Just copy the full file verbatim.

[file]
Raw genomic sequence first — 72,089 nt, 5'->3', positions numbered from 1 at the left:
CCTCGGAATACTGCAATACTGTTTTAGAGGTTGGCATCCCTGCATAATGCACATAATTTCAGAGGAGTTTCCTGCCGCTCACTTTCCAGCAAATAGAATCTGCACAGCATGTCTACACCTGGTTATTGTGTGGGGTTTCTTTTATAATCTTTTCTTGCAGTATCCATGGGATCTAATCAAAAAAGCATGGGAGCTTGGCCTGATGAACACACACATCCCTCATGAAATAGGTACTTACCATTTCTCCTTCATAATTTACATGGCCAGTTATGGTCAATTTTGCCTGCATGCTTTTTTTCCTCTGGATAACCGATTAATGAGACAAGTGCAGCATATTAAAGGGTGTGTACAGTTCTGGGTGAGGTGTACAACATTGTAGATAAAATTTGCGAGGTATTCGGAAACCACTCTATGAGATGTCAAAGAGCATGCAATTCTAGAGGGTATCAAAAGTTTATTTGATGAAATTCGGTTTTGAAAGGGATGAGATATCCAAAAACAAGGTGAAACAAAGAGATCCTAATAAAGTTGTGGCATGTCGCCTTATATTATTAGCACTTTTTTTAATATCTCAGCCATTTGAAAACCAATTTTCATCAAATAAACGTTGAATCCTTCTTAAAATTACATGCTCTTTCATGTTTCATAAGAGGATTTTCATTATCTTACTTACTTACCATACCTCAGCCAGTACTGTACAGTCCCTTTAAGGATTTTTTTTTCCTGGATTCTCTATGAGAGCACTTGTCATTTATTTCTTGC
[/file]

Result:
Raw genomic sequence first — 72,089 nt, 5'->3', positions numbered from 1 at the left:
CCTCGGAATACTGCAATACTGTTTTAGAGGTTGGCATCCCTGCATAATGCACATAATTTCAGAGGAGTTTCCTGCCGCTCACTTTCCAGCAAATAGAATCTGCACAGCATGTCTACACCTGGTTATTGTGTGGGGTTTCTTTTATAATCTTTTCTTGCAGTATCCATGGGATCTAATCAAAAAAGCATGGGAGCTTGGCCTGATGAACACACACATCCCTCATGAAATAGGTACTTACCATTTCTCCTTCATAATTTACATGGCCAGTTATGGTCAATTTTGCCTGCATGCTTTTTTTCCTCTGGATAACCGATTAATGAGACAAGTGCAGCATATTAAAGGGTGTGTACAGTTCTGGGTGAGGTGTACAACATTGTAGATAAAATTTGCGAGGTATTCGGAAACCACTCTATGAGATGTCAAAGAGCATGCAATTCTAGAGGGTATCAAAAGTTTATTTGATGAAATTCGGTTTTGAAAGGGATGAGATATCCAAAAACAAGGTGAAACAAAGAGATCCTAATAAAGTTGTGGCATGTCGCCTTATATTATTAGCACTTTTTTTAATATCTCAGCCATTTGAAAACCAATTTTCATCAAATAAACGTTGAATCCTTCTTAAAATTACATGCTCTTTCATGTTTCATAAGAGGATTTTCATTATCTTACTTACTTACCATACCTCAGCCAGTACTGTACAGTCCCTTTAAGGATTTTTTTTTCCTGGATTCTCTATGAGAGCACTTGTCATTTATTTCTTGC